Many artists experience enormous frustration when it comes to advertising themselves and selling their work. The business side of the art world can be an intimidating place, even for experienced and marketing savvy artists, so more often than not, artists everywhere are wishing for someone that’d handle the branding, promotion, and sale of their art for them.
In this article, we’re going to explore the subject of an Artist Agent, touching on the reasons to have or not to have one, how to find an artist agent and select the one that’s right for you, and offer some tips on how to work with an artist agent.
What is an artist agent?
An artist agent is any professional who works on behalf of an artist to represent, promote, and sell their work. In many ways, they represent the business interests of the artist, whether by pursuing individual sales, licensing deals, publicity, or opportunities like teaching, events, or commissions for artists.
An artist agent might be a private art dealer, an art consultant, a gallery, or even just a professional with the right connections, like a publicist or marketing consultant.
Do you need an agent?
This is a debate that artists have been having for as long as the idea of agents has existed. Certainly, having an artist agent has its pros and cons.
Reasons to have an art agent:
- For their connections. Artist agents professionally sell art and represent artists, so they will be bound to have more connections with collectors, event organizers, press, and other art professionals than the average artist.
- For sales, publicity, and event opportunities. Well, this is the point of an artist agent. Ideally, an agent will get you all of these and more. A good agent with the right connections might also help you secure financing for future projects, introduce you to potential sponsors and important people in other industries, opening up a world of opportunity.
- To save time. When an artist agent is working on your behalf, you can spend your time focusing on creating art. And, let’s face it, isn’t that why you really became an artist?
- If your business skills are lacking. If you are not comfortable networking or connection-building, then an agent may be worth the cost. Artists are often known for being introverts, and there’s no shame in it.
Agents are particularly beneficial for well-established artists who have consistent sales and high profit. If this is the case for you, your priority should be creating more artwork; you can afford to, and should, shoulder up the commission to have somebody else deal with the business end of things.
Reasons not to have an artist agent:
- It can cost a lot. As you know, selling artwork can be hard and time-consuming. For this reason, fine art agents will make their money by either charging a commission or an upfront salary for representation. For some artists who are just starting out, the prices of their artwork cannot bear this burden.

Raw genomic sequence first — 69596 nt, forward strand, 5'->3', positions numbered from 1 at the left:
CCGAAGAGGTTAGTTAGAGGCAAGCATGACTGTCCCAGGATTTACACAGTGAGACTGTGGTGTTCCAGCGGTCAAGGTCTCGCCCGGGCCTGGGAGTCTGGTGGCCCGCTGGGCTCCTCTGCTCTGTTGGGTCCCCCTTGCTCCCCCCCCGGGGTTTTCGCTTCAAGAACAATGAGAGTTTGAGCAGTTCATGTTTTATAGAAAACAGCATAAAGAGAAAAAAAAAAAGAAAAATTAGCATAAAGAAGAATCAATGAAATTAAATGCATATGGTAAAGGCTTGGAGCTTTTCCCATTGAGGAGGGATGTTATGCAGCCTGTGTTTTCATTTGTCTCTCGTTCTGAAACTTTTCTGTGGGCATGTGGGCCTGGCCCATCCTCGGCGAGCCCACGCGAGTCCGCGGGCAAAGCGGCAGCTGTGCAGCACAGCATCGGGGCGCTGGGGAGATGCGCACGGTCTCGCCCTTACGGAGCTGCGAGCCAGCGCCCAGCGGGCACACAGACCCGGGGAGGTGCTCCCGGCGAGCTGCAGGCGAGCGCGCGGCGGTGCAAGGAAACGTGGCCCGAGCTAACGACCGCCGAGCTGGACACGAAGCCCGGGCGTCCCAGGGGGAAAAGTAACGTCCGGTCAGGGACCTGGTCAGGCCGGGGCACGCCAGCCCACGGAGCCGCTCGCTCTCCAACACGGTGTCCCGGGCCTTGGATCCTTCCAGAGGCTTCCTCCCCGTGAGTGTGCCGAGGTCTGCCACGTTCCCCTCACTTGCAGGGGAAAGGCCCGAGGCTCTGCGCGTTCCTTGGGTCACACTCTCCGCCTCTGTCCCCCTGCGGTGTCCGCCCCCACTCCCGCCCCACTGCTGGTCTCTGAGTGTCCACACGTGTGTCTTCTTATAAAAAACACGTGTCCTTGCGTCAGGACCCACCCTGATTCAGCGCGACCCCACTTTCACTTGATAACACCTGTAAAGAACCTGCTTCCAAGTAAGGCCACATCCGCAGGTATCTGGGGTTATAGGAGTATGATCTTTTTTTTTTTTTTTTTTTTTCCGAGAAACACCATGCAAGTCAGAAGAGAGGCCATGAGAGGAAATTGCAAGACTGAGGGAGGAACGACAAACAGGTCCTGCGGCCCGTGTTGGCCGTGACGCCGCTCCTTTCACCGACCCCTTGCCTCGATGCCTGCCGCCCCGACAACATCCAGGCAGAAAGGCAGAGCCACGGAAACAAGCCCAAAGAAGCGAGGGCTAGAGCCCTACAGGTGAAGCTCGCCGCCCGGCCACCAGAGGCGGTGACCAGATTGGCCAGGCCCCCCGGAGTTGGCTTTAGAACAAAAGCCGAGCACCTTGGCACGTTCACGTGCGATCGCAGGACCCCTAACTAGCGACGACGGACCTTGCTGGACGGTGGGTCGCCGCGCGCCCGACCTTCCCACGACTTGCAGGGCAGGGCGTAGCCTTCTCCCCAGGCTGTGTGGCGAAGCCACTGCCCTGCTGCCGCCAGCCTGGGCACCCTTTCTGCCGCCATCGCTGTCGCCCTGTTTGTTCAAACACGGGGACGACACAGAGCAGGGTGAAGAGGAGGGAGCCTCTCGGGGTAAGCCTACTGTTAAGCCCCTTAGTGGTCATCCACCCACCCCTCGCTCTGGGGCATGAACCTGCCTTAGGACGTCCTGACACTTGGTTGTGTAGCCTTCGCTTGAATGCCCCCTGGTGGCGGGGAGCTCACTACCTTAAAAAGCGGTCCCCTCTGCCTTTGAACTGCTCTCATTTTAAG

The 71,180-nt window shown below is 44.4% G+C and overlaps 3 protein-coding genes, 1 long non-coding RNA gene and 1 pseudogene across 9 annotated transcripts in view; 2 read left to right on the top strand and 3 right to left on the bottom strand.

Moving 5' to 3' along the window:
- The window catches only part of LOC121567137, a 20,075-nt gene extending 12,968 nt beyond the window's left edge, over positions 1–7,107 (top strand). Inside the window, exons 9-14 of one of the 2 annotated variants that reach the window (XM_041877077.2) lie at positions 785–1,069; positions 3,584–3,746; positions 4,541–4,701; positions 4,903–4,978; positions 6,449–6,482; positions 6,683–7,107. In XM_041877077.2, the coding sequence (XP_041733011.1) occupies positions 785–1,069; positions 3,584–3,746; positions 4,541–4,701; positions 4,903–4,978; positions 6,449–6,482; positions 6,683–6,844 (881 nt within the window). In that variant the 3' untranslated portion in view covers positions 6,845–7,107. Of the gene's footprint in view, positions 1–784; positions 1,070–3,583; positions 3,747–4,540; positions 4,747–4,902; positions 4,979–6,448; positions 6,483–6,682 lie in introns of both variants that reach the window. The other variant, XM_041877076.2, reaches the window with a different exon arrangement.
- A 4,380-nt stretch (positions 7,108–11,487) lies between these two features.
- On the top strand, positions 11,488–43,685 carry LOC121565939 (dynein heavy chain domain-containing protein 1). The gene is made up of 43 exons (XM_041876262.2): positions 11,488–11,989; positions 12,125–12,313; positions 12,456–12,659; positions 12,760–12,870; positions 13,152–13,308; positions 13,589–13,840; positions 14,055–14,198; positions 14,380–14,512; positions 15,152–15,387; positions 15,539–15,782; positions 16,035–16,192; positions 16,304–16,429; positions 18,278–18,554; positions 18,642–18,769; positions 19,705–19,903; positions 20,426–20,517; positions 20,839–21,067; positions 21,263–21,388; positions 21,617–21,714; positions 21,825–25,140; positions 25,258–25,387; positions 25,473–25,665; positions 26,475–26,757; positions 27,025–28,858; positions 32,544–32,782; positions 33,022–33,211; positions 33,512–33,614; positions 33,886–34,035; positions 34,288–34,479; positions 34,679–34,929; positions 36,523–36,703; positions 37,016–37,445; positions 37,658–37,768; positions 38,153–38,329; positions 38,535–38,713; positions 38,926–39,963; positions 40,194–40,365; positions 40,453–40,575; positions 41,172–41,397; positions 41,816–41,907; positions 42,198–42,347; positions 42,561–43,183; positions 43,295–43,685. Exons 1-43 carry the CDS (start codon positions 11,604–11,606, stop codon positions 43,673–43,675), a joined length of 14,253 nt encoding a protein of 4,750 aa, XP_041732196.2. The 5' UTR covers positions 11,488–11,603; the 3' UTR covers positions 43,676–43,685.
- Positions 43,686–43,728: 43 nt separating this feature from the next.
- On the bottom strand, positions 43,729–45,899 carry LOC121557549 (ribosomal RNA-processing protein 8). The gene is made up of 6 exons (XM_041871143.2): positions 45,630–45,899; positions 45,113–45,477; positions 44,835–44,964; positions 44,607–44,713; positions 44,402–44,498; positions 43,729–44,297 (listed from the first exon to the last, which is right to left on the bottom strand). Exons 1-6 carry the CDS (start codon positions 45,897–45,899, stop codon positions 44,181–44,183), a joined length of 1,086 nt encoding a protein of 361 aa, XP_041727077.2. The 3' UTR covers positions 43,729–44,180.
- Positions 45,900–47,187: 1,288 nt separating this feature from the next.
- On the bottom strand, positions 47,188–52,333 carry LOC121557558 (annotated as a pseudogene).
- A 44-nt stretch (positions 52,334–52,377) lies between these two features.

- To make your own connections. If an agent is working on your behalf, then he or she is the one dealing with collectors, reporters, or other art professionals. You might end up missing out on the benefit of making these connections for yourself, as these people may help you later on in your art career.
- Agents may be stretched too thin. Unless you are your agent’s only client, they are working just as hard to promote other artists as well as yourself. While a professional agent wouldn’t stretch his or herself too thin, there’s always that chance that, when talking to a collector, your agent might mention another of their artists and not you.
If, after reading this, you’ve decided that you want an agent, read on to learn how to find, select, and work with the right agent.
If you’ve decided that you would be better off without an agent and would rather represent yourself, check out our other articles on promoting your own art:
- Our Art Marketing category contains a few helpful articles on the essentials of self-promotion.
- Our Social Media category will go over the important how-tos of social media exposure.
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How to Find an Artist Agent
So you’re interested in finding an agent to represent your art. Well, fortunately, agents are as interested in finding new clients as artists are in finding agents. They often attend art events, like exhibitions, fairs, and open studios. They also look for artists by searching the internet – so be sure that your website is attractive, up to date, and is strong in SEO.
Still, you can’t just have a nice website and expect the agent to do all the work. There aren’t many artist agents out there, so if you are looking for somebody to help with your business you have to be active about it.
Find agents through buyers. A great way to find a reputable agent is to ask former or potential collectors if they ever work with any agents. This way, not only are you getting the name of an agent, you’re also aware that this particular agent does work with art collectors – and, particularly, the kind of collectors who have interest in your work!